Triptykon with the Metropole Orkest – Requiem (Live at Roadburn 2019)

Switzerland’s Celtic Frost are a unique proposition for those who have yet to discover them. They gave us the best metal album of all time (Into The Pandemonium), the worst metal album of all time (Cold Lake) and the most underrated metal album of all time (Vanity/ Nemesis) in the space of just three years at the end of the 1980s. 

Triptykon are Tom G. Warrior’s continuation of Celtic Frost and their two albums to date are a direct creation from the seed he created in 1984 with bassist, Martin Eric Ain. Anybody with even a passing interest in extreme music will know that death metal, black metal, goth metal and avant- garde metal would sound a lot different without the towering influence of Celtic Frost. 

True to form, Triptykon have no interest in delivering a live album to showcase the impressive work from their 2010 and 2014 albums. Instead, they enlist the Metropole Orkest from the Netherlands and deliver an overture, a transition, and a finale over three chapters. Sound baffling? You’re right to scratch your head until you realise the concept. Chapter One is a live performance of the Celtic Frost classic, ‘Rex Irae’, from 1987’s Into The Pandemonium; Chapter Two is a new Triptykon composition of 32 minutes; and the final chapter is a performance of ‘Winter’ from the 2006 Celtic Frost album, Monotheist

Whether you’re a Frost diehard (like this reviewer) or new to this music, you’re in for an hour of high culture that’s just as worthy of BBC2’s The Culture Show as the Brutal Assault main stage in the Czech Republic. Chapter One (‘Rex Irae’) is even better than the original with wonderful female vocals underpinning Tom’s trademark snarl and the distorted guitars adding a heavy wave of epic bombast to the strings and horn sections. After the dissolution of Celtic Frost, it’s the nearest we’ll come to a live performance of Into The Pandemonium, and we should be thankful for this reason alone.

But Tom G. Warrior is also synonymous with the avant-garde. That means you should always approach his work with dazzling expectations and a pang of fear. He does not let us down with Chapter Two (‘Grave Eternal’), which might be the most engaging – yet challenging – composition we’ll ever review at SBR. How does one articulate the glory of this piece, which starts off as a slow doom number and transcends into a dark horn section before building into a climatic Pink Floyd guitar solo? All this before the six minute-mark! Stravinsky’s The Rite of Spring is the obvious influence for the next modulation with chiming bells and violins weaving in and out of a sparse bass trombone. Imagine the background music to The World At War over the footage of British troops liberating Belsen, and you’ll run out of words to describe the emotional guilt invoked by this score. It’s fitting when the tempo picks up again with drums from a military execution parade driving the composition into a vertiginous journey through depravities we should not see. It will remind you of the eerie percussive sound effects from Hannibal, Series One. Every screech of the violin bow makes you shiver; every beat of the kettle drums makes you tense; every cello wail makes you curve your eyebrows in contemplation. Our angel of light is Safa Heraghi, whose female vocals drag us out of the abyss and elevate us to the higher state of existence we never thought possible as mere mortals. The four-piece choir from the Kobra Ensemble make sure we survive the introspective onslaught near the end but not before a final staccato of horns complete the outer body experience.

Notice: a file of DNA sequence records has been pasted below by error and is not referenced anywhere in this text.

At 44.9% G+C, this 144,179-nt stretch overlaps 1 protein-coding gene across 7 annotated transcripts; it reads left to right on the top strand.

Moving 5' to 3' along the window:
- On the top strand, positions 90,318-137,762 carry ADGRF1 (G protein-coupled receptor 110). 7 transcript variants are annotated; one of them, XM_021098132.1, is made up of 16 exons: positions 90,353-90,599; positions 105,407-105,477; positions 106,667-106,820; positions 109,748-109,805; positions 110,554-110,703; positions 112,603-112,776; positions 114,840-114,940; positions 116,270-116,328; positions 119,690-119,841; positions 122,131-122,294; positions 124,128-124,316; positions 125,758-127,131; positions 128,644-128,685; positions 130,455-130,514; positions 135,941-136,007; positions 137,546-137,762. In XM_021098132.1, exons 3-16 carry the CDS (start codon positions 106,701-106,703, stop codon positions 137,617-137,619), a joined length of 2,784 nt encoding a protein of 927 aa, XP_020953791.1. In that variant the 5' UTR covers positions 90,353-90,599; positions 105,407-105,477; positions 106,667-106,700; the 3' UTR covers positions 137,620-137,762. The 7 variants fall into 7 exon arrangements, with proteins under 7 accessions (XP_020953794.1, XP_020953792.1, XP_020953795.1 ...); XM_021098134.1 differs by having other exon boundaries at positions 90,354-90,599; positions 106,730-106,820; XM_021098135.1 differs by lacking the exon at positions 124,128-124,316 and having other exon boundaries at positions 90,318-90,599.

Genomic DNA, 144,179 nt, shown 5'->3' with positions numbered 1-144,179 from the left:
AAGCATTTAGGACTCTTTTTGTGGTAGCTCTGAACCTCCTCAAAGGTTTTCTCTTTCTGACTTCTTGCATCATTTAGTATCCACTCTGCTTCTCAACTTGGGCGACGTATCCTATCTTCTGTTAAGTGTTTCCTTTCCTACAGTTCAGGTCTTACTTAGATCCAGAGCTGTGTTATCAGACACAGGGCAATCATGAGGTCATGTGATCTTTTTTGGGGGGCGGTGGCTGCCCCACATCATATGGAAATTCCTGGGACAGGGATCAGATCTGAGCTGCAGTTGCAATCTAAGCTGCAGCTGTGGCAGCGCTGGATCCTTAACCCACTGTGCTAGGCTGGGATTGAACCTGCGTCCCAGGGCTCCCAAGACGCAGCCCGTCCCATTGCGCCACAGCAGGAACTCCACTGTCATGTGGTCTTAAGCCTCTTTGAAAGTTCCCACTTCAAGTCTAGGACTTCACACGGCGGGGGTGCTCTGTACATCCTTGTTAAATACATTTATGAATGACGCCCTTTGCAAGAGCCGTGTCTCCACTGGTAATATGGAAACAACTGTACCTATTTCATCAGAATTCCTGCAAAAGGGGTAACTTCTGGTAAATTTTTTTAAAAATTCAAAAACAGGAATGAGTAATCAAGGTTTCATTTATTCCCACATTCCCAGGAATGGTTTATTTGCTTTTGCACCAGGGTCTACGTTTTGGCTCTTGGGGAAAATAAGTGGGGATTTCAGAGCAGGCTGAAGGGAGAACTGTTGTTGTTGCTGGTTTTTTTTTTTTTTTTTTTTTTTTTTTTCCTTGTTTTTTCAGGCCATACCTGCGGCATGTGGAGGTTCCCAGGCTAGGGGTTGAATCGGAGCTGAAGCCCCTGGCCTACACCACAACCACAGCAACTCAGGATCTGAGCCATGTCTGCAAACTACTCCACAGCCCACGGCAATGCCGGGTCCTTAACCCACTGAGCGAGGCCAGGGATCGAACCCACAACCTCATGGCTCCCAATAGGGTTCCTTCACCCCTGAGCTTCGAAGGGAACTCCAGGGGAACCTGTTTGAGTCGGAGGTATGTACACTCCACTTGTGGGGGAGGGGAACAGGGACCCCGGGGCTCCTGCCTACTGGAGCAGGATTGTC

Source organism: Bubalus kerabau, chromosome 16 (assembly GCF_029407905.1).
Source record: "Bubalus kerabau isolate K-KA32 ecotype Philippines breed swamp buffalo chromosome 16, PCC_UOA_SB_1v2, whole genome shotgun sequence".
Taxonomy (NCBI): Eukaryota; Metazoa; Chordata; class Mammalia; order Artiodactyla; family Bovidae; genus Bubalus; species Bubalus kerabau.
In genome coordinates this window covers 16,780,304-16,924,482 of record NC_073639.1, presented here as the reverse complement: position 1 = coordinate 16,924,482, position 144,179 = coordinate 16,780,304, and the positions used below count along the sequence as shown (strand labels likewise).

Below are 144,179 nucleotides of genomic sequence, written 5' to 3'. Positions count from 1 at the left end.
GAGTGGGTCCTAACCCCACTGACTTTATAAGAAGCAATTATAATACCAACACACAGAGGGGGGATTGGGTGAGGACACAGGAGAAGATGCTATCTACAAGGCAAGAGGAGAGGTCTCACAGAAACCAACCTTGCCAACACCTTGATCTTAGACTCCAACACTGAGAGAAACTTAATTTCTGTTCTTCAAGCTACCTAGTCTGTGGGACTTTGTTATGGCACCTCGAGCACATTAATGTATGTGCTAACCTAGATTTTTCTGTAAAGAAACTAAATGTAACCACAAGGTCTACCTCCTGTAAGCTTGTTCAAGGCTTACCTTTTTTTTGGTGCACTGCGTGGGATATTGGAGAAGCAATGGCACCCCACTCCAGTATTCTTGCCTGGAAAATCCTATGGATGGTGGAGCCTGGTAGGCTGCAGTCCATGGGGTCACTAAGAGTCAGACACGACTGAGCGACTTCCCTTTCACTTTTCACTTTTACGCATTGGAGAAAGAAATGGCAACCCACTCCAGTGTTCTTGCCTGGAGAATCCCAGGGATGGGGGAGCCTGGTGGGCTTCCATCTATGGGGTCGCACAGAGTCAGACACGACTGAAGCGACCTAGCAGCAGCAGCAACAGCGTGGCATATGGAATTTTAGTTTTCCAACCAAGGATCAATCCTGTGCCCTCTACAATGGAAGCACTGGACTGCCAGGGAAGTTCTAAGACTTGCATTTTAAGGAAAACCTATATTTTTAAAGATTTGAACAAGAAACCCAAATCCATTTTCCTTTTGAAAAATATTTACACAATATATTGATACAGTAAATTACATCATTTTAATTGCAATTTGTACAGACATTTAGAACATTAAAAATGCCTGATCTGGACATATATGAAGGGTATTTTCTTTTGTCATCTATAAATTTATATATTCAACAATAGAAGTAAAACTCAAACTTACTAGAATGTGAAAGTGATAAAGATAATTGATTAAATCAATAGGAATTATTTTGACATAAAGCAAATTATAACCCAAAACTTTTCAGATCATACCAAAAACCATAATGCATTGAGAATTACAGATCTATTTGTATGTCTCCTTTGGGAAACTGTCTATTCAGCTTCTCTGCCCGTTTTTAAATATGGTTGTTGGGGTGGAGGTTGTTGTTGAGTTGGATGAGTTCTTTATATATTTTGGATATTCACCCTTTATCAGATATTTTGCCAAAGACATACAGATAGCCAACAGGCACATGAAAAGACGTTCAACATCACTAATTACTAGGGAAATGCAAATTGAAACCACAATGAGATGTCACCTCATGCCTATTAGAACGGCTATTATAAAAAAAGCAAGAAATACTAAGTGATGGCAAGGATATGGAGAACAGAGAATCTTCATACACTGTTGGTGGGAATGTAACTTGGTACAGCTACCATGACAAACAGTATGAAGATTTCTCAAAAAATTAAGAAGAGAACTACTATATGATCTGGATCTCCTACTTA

You have every right to be shattered at the beginning of Chapter Three (‘Winter’), but Triptykon know how to send us back to the soil with new life. The brooding yet uplifting strings are majestic as well as maudlin. There is hope among the fog, and rebirth from near death. It’s a mystical journey that comes around only once in our lives. The applause at the end is as incredulous as it is incendiary. 

It’s remarkable how Triptykon downplayed the importance of this project. The stage performance received little attention last year and the band allowed their label to promote the record as a standard live album but gave few details to the public in advance. The 32-minutes of new material in Chapter Two are reason enough to treat this like a new record, not to mention the budget that included the services of conductor, Jukka Iisakkila.

Triptykon and Tom G. Warrior know how to create art of the sophisticated variety, but this could be the pinnacle of high culture in the metal world. We cannot urge you enough to buy this record and experience the emotional journey of glancing at the abyss. You might not like what you see, but it will confirm you’re alive.



Release Date: 15/05/2020

Record Label: Century Media

Standout tracks: Requiem, Chapter Two: Transition

Suggested Further Listening: Metallica – S&M (1999), Devin Townsend Presents: Ziltoid Live at the Royal Albert Hall (2015), Therion – Live Gothic (2008)